A lever consists of:
The table shows some examples of the different types of lever:
|Arrangement of components||Examples|
|effort – pivot – load||see-saw, crowbar, scissors|
|pivot – load – effort||wheelbarrow, nutcracker|
|pivot – effort – load||tweezers, cooking tongs|
A simple lever could be a solid beam laid across a pivot. As effort is applied to rotate one end about the pivot, the opposite end is also rotated about the pivot in the same direction. This has the effect of rotating or lifting the load.
Levers such as this one make use of moments to act as a force multiplier. They allow a larger force to act upon the load than is supplied by the effort, so it is easier to move large or heavy objects.
A solid beam 0.5 m long is laid across a pivot to form a simple lever. The pivot is 0.1 m from the end of the beam. Calculate the heaviest load that could be lifted using a force of 500 N.
First calculate the moment due to the 500 N force. To do this, distance will also need to be calculated. To lift the greatest load, the effort must be applied furthest from the pivot.
Calculate the greatest distance from the pivot:
Then use the values to calculate the moment:
Use the answer above to calculate the maximum force 0.1 m from the pivot.
Rearrange to find :
The heaviest load that could be lifted by this arrangement is 2,000 N. The lever has the effect of multiplying the force by 5 times – it is a 5× force multiplier.
A student is lifting a ball weighing 50 N. The distance from his elbow to the ball is 40 cm and the distance from his elbow to the muscle responsible for lifting is 4 cm. Calculate the effort exerted by the muscle.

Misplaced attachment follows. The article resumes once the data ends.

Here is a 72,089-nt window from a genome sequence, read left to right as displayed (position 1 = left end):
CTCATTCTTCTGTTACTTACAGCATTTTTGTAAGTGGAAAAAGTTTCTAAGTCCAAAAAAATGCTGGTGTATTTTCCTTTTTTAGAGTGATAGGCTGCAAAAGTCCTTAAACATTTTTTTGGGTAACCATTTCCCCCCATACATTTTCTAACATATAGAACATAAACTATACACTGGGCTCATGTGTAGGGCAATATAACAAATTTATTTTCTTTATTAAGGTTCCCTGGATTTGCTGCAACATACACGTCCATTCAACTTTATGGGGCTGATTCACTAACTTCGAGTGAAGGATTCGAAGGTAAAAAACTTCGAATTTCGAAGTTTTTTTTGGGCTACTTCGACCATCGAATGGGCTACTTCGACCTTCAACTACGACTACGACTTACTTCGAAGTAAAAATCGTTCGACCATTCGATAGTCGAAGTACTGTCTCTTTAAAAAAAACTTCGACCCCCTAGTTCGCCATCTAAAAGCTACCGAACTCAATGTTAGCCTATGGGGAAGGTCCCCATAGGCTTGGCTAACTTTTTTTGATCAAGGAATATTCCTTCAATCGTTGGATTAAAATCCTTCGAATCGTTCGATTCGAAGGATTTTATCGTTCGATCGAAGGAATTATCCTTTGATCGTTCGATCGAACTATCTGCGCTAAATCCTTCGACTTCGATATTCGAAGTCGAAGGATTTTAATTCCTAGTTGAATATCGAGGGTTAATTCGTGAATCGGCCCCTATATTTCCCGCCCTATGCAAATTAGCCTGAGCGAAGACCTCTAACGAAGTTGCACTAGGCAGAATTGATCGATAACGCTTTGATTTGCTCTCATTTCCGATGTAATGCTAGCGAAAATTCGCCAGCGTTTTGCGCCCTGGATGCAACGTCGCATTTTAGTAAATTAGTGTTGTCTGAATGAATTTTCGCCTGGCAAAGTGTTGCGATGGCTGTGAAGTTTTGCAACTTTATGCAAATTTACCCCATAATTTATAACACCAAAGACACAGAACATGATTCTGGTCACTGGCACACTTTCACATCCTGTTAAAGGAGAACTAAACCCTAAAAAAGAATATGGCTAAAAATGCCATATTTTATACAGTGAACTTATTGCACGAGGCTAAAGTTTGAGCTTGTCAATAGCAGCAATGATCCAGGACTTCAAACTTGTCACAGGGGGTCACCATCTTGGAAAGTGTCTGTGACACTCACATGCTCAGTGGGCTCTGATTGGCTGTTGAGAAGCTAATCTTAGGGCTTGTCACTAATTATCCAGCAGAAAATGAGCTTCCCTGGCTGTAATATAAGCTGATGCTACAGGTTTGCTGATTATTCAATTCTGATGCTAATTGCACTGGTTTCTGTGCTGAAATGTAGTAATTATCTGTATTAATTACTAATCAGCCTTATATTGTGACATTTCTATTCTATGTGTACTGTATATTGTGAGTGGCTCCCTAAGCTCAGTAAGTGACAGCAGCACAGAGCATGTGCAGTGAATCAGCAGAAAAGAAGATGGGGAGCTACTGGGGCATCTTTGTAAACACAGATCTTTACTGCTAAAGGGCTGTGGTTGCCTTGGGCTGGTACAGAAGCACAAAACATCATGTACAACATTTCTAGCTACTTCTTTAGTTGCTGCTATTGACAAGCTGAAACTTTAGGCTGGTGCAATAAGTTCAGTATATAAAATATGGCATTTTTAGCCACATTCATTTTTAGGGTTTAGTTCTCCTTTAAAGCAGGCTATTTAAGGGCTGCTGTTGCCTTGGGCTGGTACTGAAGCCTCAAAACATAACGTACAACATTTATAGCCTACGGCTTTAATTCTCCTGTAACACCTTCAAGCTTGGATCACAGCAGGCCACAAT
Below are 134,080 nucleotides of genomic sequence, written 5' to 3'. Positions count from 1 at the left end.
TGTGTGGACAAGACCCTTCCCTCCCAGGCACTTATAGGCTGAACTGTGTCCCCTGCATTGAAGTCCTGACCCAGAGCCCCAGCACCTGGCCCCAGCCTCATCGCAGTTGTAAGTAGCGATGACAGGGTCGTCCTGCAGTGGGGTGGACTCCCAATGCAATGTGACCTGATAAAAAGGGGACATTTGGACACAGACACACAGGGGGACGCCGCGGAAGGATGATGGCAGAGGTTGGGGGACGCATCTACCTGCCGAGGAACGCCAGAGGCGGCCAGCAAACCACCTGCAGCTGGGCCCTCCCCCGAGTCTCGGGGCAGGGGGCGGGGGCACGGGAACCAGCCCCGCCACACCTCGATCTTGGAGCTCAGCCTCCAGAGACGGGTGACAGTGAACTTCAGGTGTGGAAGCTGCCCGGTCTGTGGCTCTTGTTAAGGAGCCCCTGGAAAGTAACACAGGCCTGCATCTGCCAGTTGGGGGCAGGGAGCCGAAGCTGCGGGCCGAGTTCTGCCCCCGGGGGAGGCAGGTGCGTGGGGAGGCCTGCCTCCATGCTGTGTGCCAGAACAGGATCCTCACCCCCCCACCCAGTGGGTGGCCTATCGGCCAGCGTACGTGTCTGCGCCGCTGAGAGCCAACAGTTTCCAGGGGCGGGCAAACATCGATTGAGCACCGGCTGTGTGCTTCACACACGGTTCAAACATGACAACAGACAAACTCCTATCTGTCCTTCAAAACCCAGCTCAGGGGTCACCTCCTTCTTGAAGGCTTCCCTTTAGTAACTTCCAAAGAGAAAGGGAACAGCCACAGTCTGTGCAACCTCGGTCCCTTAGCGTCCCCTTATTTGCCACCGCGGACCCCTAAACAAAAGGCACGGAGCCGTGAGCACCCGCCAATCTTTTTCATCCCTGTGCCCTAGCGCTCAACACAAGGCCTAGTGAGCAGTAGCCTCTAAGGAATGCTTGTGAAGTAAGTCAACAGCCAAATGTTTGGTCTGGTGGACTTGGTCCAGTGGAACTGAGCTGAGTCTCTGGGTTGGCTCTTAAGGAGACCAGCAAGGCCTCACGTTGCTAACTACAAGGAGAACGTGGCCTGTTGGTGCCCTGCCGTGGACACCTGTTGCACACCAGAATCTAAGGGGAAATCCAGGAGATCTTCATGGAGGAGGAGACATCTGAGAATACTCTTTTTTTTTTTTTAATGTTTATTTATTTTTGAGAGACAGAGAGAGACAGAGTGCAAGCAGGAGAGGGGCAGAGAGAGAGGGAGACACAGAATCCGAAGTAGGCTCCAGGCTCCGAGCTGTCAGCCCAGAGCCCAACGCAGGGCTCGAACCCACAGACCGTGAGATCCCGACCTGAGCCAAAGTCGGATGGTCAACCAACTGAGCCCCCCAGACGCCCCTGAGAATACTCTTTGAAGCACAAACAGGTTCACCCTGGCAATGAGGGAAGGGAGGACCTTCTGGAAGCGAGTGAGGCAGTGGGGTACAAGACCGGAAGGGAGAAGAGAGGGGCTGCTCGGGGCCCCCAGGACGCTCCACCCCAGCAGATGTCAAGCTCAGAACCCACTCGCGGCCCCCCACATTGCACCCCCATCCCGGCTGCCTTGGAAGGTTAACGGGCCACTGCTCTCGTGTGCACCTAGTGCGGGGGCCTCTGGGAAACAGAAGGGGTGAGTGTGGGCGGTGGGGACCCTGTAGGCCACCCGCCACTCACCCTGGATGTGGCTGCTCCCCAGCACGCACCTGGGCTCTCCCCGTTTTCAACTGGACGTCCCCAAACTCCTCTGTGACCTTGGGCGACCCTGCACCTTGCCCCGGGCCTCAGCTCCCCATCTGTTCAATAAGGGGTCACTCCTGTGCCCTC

First calculate the moment due to the 40 N force.
Use the answer above to calculate the force exerted 0.04 m from the pivot.
Rearrange to find F:
In this case, the effort is greater than the load.
Gears are wheels with toothed edges that rotate on an axle or shaft. The teeth of one gear fit into the teeth of another gear. This lets one gear turn the other, meaning one axle or shaft can be used to turn another shaft.
As one gear turns, the other gear must also turn. Where the gears meet, the teeth must both move in the same direction. In the diagram, the teeth of both gears move upwards. This means that the gears rotate in opposite directions.
The forces acting on the teeth are identical for both gears, but their moments are different:
A gear with a radius of 0.1 m is turned by a gear with a radius of 0.05 m. The moment of the smaller gear is 20 Nm. Calculate the moment of the larger gear.
First calculate the force on the teeth of the smaller gear.
Rearrange to find F:
Use the answer above to calculate the moment of the larger gear:
Turning a gear that has double the radius doubles the turning effect – it is a 2× force multiplier.